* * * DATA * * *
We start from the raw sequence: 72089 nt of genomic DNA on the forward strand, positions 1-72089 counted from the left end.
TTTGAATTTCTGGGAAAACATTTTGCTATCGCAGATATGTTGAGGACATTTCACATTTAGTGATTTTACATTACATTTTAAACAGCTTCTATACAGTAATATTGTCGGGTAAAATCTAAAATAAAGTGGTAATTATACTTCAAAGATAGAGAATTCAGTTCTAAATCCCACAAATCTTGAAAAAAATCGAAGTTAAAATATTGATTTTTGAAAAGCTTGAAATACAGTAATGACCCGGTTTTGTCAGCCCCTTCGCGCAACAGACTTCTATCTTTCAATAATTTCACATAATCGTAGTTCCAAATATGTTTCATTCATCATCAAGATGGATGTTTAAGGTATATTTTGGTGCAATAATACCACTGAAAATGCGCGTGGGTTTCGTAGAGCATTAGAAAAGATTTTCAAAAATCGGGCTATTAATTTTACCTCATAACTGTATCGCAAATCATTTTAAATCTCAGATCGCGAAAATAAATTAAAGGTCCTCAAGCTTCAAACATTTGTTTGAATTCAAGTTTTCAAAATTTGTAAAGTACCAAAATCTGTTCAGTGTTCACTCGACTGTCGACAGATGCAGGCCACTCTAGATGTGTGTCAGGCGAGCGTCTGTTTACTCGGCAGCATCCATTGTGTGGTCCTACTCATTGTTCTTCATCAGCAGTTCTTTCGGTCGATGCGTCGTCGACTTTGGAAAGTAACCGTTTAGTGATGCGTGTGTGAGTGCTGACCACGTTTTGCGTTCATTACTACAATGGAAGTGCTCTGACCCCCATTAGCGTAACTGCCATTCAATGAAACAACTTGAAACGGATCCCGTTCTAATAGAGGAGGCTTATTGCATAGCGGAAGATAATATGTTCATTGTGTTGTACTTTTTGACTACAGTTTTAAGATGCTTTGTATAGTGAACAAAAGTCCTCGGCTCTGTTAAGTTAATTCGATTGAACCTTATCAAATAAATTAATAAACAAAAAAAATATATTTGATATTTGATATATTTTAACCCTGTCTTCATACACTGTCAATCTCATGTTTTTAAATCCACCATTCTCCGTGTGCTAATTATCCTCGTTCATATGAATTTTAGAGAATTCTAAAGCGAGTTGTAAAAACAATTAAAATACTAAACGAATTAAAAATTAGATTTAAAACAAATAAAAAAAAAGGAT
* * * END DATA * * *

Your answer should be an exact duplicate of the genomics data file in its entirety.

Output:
We start from the raw sequence: 72089 nt of genomic DNA on the forward strand, positions 1-72089 counted from the left end.
TTTGAATTTCTGGGAAAACATTTTGCTATCGCAGATATGTTGAGGACATTTCACATTTAGTGATTTTACATTACATTTTAAACAGCTTCTATACAGTAATATTGTCGGGTAAAATCTAAAATAAAGTGGTAATTATACTTCAAAGATAGAGAATTCAGTTCTAAATCCCACAAATCTTGAAAAAAATCGAAGTTAAAATATTGATTTTTGAAAAGCTTGAAATACAGTAATGACCCGGTTTTGTCAGCCCCTTCGCGCAACAGACTTCTATCTTTCAATAATTTCACATAATCGTAGTTCCAAATATGTTTCATTCATCATCAAGATGGATGTTTAAGGTATATTTTGGTGCAATAATACCACTGAAAATGCGCGTGGGTTTCGTAGAGCATTAGAAAAGATTTTCAAAAATCGGGCTATTAATTTTACCTCATAACTGTATCGCAAATCATTTTAAATCTCAGATCGCGAAAATAAATTAAAGGTCCTCAAGCTTCAAACATTTGTTTGAATTCAAGTTTTCAAAATTTGTAAAGTACCAAAATCTGTTCAGTGTTCACTCGACTGTCGACAGATGCAGGCCACTCTAGATGTGTGTCAGGCGAGCGTCTGTTTACTCGGCAGCATCCATTGTGTGGTCCTACTCATTGTTCTTCATCAGCAGTTCTTTCGGTCGATGCGTCGTCGACTTTGGAAAGTAACCGTTTAGTGATGCGTGTGTGAGTGCTGACCACGTTTTGCGTTCATTACTACAATGGAAGTGCTCTGACCCCCATTAGCGTAACTGCCATTCAATGAAACAACTTGAAACGGATCCCGTTCTAATAGAGGAGGCTTATTGCATAGCGGAAGATAATATGTTCATTGTGTTGTACTTTTTGACTACAGTTTTAAGATGCTTTGTATAGTGAACAAAAGTCCTCGGCTCTGTTAAGTTAATTCGATTGAACCTTATCAAATAAATTAATAAACAAAAAAAATATATTTGATATTTGATATATTTTAACCCTGTCTTCATACACTGTCAATCTCATGTTTTTAAATCCACCATTCTCCGTGTGCTAATTATCCTCGTTCATATGAATTTTAGAGAATTCTAAAGCGAGTTGTAAAAACAATTAAAATACTAAACGAATTAAAAATTAGATTTAAAACAAATAAAAAAAAAGGAT